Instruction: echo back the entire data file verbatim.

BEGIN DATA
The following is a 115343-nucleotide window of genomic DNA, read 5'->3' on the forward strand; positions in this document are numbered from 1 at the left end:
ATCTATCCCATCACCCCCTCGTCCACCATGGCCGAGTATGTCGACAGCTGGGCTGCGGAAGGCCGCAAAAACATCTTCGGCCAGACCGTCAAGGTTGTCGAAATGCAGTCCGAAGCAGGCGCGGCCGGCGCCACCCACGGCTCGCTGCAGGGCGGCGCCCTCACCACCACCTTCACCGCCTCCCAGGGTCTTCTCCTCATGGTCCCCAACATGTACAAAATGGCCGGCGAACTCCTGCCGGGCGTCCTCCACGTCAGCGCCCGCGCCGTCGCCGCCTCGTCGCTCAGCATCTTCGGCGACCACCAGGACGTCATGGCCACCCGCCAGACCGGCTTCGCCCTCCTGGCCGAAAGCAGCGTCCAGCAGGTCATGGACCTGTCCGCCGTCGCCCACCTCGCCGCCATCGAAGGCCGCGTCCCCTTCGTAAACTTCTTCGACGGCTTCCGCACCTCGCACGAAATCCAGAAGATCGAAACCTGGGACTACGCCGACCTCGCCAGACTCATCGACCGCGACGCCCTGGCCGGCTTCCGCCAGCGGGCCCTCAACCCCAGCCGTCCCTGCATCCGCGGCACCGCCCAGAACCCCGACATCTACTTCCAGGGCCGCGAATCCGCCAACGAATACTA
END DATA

The following is a 115343-nucleotide window of genomic DNA, read 5'->3' on the forward strand; positions in this document are numbered from 1 at the left end:
ATCTATCCCATCACCCCCTCGTCCACCATGGCCGAGTATGTCGACAGCTGGGCTGCGGAAGGCCGCAAAAACATCTTCGGCCAGACCGTCAAGGTTGTCGAAATGCAGTCCGAAGCAGGCGCGGCCGGCGCCACCCACGGCTCGCTGCAGGGCGGCGCCCTCACCACCACCTTCACCGCCTCCCAGGGTCTTCTCCTCATGGTCCCCAACATGTACAAAATGGCCGGCGAACTCCTGCCGGGCGTCCTCCACGTCAGCGCCCGCGCCGTCGCCGCCTCGTCGCTCAGCATCTTCGGCGACCACCAGGACGTCATGGCCACCCGCCAGACCGGCTTCGCCCTCCTGGCCGAAAGCAGCGTCCAGCAGGTCATGGACCTGTCCGCCGTCGCCCACCTCGCCGCCATCGAAGGCCGCGTCCCCTTCGTAAACTTCTTCGACGGCTTCCGCACCTCGCACGAAATCCAGAAGATCGAAACCTGGGACTACGCCGACCTCGCCAGACTCATCGACCGCGACGCCCTGGCCGGCTTCCGCCAGCGGGCCCTCAACCCCAGCCGTCCCTGCATCCGCGGCACCGCCCAGAACCCCGACATCTACTTCCAGGGCCGCGAATCCGCCAACGAATACTA